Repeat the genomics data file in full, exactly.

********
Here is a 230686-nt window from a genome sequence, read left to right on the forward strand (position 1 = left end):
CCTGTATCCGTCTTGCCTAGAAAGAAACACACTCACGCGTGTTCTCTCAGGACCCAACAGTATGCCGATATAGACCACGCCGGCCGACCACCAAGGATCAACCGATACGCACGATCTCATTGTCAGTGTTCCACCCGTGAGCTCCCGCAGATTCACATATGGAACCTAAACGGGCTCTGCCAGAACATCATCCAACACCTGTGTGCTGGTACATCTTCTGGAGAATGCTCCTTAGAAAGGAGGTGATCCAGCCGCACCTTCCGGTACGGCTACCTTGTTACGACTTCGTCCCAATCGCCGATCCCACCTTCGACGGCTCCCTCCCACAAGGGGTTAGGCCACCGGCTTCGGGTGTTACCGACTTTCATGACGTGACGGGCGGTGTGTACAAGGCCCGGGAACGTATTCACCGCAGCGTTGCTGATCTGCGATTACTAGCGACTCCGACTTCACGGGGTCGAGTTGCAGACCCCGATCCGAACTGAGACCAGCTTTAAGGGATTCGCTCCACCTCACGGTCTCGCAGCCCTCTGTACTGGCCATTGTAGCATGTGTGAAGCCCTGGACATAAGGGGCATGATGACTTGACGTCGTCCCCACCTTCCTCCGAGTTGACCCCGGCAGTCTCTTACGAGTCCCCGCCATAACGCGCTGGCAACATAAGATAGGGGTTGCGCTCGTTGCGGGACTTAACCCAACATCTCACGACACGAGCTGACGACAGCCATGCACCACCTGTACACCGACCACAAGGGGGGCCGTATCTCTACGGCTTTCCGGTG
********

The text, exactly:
Here is a 230686-nt window from a genome sequence, read left to right on the forward strand (position 1 = left end):
CCTGTATCCGTCTTGCCTAGAAAGAAACACACTCACGCGTGTTCTCTCAGGACCCAACAGTATGCCGATATAGACCACGCCGGCCGACCACCAAGGATCAACCGATACGCACGATCTCATTGTCAGTGTTCCACCCGTGAGCTCCCGCAGATTCACATATGGAACCTAAACGGGCTCTGCCAGAACATCATCCAACACCTGTGTGCTGGTACATCTTCTGGAGAATGCTCCTTAGAAAGGAGGTGATCCAGCCGCACCTTCCGGTACGGCTACCTTGTTACGACTTCGTCCCAATCGCCGATCCCACCTTCGACGGCTCCCTCCCACAAGGGGTTAGGCCACCGGCTTCGGGTGTTACCGACTTTCATGACGTGACGGGCGGTGTGTACAAGGCCCGGGAACGTATTCACCGCAGCGTTGCTGATCTGCGATTACTAGCGACTCCGACTTCACGGGGTCGAGTTGCAGACCCCGATCCGAACTGAGACCAGCTTTAAGGGATTCGCTCCACCTCACGGTCTCGCAGCCCTCTGTACTGGCCATTGTAGCATGTGTGAAGCCCTGGACATAAGGGGCATGATGACTTGACGTCGTCCCCACCTTCCTCCGAGTTGACCCCGGCAGTCTCTTACGAGTCCCCGCCATAACGCGCTGGCAACATAAGATAGGGGTTGCGCTCGTTGCGGGACTTAACCCAACATCTCACGACACGAGCTGACGACAGCCATGCACCACCTGTACACCGACCACAAGGGGGGCCGTATCTCTACGGCTTTCCGGTG